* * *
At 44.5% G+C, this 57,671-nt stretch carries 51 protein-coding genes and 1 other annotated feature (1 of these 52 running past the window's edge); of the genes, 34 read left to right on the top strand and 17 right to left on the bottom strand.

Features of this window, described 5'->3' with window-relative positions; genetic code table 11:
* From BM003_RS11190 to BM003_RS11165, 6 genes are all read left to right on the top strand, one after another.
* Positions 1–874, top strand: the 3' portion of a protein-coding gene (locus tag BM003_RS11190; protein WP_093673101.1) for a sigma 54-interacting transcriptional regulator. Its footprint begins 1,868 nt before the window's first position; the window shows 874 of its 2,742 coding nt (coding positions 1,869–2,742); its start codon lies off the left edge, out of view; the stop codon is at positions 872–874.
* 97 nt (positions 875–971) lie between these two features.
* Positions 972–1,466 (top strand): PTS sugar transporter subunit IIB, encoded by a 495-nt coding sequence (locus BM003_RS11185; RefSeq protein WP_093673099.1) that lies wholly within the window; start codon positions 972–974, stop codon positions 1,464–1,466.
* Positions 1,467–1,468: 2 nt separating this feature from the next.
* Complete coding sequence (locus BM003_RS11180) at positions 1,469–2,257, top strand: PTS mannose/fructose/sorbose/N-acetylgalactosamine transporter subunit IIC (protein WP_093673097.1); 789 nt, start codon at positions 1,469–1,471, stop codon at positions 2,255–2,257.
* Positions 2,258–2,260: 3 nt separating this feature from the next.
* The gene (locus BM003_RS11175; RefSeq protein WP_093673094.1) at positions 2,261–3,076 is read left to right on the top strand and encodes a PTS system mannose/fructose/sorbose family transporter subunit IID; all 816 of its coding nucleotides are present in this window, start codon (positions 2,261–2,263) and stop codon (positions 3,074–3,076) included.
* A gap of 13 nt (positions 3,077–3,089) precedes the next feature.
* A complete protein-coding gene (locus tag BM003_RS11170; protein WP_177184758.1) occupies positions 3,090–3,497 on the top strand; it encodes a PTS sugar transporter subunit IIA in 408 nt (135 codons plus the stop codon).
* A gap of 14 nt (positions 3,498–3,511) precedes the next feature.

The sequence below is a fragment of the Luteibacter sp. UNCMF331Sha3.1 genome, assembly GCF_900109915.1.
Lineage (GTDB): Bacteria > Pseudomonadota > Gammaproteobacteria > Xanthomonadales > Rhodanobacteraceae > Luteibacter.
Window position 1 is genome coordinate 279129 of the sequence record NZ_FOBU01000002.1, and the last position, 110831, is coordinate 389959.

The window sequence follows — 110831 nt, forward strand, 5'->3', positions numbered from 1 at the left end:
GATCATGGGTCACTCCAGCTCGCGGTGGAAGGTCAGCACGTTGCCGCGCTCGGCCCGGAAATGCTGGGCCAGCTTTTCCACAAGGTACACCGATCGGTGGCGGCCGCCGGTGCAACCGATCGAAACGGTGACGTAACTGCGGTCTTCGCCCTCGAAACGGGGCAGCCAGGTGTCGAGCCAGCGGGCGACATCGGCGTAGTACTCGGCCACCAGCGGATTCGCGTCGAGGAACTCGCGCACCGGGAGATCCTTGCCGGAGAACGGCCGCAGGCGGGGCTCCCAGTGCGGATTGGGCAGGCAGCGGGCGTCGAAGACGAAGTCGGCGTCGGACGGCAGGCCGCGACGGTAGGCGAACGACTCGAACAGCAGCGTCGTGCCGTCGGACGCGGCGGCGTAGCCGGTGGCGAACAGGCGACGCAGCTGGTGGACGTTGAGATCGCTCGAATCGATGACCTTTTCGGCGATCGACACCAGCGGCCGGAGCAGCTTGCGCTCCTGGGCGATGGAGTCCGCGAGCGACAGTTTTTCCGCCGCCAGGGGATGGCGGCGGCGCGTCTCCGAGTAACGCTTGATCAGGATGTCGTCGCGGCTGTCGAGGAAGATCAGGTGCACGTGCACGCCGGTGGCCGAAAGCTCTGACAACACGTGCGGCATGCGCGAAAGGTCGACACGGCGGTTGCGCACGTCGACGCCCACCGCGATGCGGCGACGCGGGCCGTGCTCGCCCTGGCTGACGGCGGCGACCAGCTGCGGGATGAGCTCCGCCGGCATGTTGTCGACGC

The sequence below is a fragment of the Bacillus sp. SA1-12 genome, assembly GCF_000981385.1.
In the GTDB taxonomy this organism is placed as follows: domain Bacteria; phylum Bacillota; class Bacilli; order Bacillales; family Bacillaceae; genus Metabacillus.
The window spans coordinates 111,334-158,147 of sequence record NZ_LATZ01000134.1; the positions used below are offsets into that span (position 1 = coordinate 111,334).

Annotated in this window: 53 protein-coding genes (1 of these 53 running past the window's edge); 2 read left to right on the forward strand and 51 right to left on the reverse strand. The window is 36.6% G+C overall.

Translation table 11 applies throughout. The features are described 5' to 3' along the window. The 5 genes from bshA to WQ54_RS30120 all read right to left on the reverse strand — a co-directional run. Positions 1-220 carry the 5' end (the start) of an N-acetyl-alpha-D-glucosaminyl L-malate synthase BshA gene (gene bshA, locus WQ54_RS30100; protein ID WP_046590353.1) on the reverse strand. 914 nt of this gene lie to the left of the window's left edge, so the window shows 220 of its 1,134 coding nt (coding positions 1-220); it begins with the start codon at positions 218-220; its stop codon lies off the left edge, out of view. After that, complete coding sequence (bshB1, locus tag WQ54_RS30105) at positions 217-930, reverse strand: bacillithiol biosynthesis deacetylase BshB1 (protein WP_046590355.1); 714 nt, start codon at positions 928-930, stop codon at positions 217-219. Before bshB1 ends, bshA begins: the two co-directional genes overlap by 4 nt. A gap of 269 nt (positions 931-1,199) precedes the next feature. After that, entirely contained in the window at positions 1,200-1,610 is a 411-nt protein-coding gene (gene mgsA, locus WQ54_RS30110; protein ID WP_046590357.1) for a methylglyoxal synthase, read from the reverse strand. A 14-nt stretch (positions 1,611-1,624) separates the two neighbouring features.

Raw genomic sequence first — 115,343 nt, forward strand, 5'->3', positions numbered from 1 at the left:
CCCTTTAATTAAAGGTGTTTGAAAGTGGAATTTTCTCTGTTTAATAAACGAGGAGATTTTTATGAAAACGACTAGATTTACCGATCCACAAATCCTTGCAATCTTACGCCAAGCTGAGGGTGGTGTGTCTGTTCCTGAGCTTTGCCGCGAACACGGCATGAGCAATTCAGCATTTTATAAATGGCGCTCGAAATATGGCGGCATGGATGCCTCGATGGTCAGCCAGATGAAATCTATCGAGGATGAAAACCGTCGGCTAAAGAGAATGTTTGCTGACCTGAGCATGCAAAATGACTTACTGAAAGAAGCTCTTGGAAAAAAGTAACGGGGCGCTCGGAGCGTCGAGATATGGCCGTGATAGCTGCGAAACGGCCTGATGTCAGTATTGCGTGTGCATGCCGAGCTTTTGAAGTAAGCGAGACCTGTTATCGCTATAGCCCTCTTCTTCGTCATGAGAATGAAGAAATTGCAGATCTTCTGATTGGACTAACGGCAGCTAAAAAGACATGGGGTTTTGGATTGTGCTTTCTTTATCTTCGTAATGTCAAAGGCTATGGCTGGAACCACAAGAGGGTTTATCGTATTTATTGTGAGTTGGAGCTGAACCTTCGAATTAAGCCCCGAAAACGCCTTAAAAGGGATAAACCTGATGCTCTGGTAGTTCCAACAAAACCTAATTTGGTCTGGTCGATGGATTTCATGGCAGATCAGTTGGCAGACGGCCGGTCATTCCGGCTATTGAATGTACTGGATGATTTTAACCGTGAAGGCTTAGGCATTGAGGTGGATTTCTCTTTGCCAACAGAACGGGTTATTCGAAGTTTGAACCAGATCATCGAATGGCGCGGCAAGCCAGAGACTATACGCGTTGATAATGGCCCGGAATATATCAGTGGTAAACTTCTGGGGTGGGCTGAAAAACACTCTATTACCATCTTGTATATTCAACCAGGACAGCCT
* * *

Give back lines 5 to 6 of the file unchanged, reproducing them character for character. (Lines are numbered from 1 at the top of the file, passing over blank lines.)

* 97 nt (positions 875–971) lie between these two features.
* Positions 972–1,466 (top strand): PTS sugar transporter subunit IIB, encoded by a 495-nt coding sequence (locus BM003_RS11185; RefSeq protein WP_093673099.1) that lies wholly within the window; start codon positions 972–974, stop codon positions 1,464–1,466.